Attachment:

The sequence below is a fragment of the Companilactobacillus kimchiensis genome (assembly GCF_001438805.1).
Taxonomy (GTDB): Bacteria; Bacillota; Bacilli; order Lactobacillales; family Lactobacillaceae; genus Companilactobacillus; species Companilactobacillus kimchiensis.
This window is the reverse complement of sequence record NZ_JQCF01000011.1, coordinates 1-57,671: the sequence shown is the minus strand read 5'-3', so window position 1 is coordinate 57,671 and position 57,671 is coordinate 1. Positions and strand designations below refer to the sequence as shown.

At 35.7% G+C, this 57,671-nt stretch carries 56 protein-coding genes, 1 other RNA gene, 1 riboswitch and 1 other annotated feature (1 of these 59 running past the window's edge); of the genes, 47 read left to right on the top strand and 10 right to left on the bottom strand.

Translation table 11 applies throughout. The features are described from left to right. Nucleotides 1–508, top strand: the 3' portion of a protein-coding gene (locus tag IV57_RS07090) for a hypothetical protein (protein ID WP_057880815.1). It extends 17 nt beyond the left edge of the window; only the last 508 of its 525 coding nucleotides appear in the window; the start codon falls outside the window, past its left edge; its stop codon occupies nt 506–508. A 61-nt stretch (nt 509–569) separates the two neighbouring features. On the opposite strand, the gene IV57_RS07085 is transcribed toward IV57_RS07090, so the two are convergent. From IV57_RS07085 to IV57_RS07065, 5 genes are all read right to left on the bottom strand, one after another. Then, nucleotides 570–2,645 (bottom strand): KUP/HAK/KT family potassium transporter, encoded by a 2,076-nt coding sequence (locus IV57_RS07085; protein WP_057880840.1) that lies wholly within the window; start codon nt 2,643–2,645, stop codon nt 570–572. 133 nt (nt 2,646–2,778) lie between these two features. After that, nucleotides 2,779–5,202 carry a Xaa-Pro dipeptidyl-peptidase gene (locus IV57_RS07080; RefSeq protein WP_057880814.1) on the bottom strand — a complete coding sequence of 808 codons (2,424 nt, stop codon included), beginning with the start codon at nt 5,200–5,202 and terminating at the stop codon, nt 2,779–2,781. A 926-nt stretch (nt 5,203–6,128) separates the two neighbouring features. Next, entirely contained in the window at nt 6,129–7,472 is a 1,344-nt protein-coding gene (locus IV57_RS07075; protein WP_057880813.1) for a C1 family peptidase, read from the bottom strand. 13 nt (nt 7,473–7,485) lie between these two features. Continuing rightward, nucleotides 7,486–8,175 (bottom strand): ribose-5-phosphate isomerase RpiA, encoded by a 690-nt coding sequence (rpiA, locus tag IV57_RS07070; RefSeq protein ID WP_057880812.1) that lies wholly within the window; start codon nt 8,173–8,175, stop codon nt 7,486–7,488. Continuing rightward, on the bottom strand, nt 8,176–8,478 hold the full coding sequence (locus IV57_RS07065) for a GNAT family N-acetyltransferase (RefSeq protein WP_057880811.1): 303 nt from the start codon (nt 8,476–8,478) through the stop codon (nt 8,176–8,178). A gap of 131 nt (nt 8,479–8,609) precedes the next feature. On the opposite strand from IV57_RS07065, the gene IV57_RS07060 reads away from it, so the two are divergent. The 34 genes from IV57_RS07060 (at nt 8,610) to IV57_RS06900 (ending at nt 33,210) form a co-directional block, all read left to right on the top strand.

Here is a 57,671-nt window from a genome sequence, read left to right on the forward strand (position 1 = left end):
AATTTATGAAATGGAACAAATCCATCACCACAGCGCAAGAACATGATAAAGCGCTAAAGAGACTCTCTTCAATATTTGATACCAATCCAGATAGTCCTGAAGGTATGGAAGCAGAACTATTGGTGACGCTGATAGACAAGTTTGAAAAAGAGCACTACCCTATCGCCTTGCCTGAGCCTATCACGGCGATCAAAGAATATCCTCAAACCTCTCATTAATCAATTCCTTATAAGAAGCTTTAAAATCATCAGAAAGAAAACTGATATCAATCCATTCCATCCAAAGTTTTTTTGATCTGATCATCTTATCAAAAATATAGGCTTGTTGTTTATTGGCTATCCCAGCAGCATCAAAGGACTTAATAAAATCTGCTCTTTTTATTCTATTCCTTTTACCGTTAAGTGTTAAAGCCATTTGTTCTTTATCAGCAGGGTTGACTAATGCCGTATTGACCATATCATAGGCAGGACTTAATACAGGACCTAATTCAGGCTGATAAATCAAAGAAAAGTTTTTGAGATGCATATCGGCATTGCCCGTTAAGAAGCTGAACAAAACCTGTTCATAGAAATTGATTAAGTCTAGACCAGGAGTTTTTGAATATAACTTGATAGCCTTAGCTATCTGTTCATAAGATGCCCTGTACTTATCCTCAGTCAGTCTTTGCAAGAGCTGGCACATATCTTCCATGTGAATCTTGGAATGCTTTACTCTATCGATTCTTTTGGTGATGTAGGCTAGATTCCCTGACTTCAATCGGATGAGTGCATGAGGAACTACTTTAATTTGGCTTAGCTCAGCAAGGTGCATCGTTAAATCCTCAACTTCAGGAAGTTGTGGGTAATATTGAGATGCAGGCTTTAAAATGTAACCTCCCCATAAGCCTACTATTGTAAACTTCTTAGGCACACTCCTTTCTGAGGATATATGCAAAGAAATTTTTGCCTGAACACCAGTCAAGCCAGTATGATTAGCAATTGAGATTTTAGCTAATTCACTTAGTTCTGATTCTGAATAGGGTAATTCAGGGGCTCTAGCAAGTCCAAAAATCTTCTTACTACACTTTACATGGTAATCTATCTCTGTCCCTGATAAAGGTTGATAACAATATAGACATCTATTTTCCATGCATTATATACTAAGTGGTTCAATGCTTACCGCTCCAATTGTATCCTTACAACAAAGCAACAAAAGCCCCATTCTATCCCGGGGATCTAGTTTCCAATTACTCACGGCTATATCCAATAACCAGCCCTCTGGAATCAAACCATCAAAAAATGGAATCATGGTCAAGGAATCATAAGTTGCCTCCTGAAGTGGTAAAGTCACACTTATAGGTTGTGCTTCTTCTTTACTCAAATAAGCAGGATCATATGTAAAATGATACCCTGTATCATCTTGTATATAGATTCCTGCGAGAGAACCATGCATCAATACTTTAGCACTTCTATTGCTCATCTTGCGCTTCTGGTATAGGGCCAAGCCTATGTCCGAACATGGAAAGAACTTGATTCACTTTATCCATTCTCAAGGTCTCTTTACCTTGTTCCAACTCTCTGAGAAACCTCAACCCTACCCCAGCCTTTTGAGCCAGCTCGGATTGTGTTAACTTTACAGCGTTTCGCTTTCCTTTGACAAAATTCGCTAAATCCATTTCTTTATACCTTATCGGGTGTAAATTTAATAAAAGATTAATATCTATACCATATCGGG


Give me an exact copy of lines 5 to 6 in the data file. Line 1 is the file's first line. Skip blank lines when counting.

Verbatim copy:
Translation table 11 applies throughout. The features are described from left to right. Nucleotides 1–508, top strand: the 3' portion of a protein-coding gene (locus tag IV57_RS07090) for a hypothetical protein (protein ID WP_057880815.1). It extends 17 nt beyond the left edge of the window; only the last 508 of its 525 coding nucleotides appear in the window; the start codon falls outside the window, past its left edge; its stop codon occupies nt 506–508. A 61-nt stretch (nt 509–569) separates the two neighbouring features. On the opposite strand, the gene IV57_RS07085 is transcribed toward IV57_RS07090, so the two are convergent. From IV57_RS07085 to IV57_RS07065, 5 genes are all read right to left on the bottom strand, one after another. Then, nucleotides 570–2,645 (bottom strand): KUP/HAK/KT family potassium transporter, encoded by a 2,076-nt coding sequence (locus IV57_RS07085; protein WP_057880840.1) that lies wholly within the window; start codon nt 2,643–2,645, stop codon nt 570–572. 133 nt (nt 2,646–2,778) lie between these two features. After that, nucleotides 2,779–5,202 carry a Xaa-Pro dipeptidyl-peptidase gene (locus IV57_RS07080; RefSeq protein WP_057880814.1) on the bottom strand — a complete coding sequence of 808 codons (2,424 nt, stop codon included), beginning with the start codon at nt 5,200–5,202 and terminating at the stop codon, nt 2,779–2,781. A 926-nt stretch (nt 5,203–6,128) separates the two neighbouring features. Next, entirely contained in the window at nt 6,129–7,472 is a 1,344-nt protein-coding gene (locus IV57_RS07075; protein WP_057880813.1) for a C1 family peptidase, read from the bottom strand. 13 nt (nt 7,473–7,485) lie between these two features. Continuing rightward, nucleotides 7,486–8,175 (bottom strand): ribose-5-phosphate isomerase RpiA, encoded by a 690-nt coding sequence (rpiA, locus tag IV57_RS07070; RefSeq protein ID WP_057880812.1) that lies wholly within the window; start codon nt 8,173–8,175, stop codon nt 7,486–7,488. Continuing rightward, on the bottom strand, nt 8,176–8,478 hold the full coding sequence (locus IV57_RS07065) for a GNAT family N-acetyltransferase (RefSeq protein WP_057880811.1): 303 nt from the start codon (nt 8,476–8,478) through the stop codon (nt 8,176–8,178). A gap of 131 nt (nt 8,479–8,609) precedes the next feature. On the opposite strand from IV57_RS07065, the gene IV57_RS07060 reads away from it, so the two are divergent. The 34 genes from IV57_RS07060 (at nt 8,610) to IV57_RS06900 (ending at nt 33,210) form a co-directional block, all read left to right on the top strand.

Here is a 57,671-nt window from a genome sequence, read left to right on the forward strand (position 1 = left end):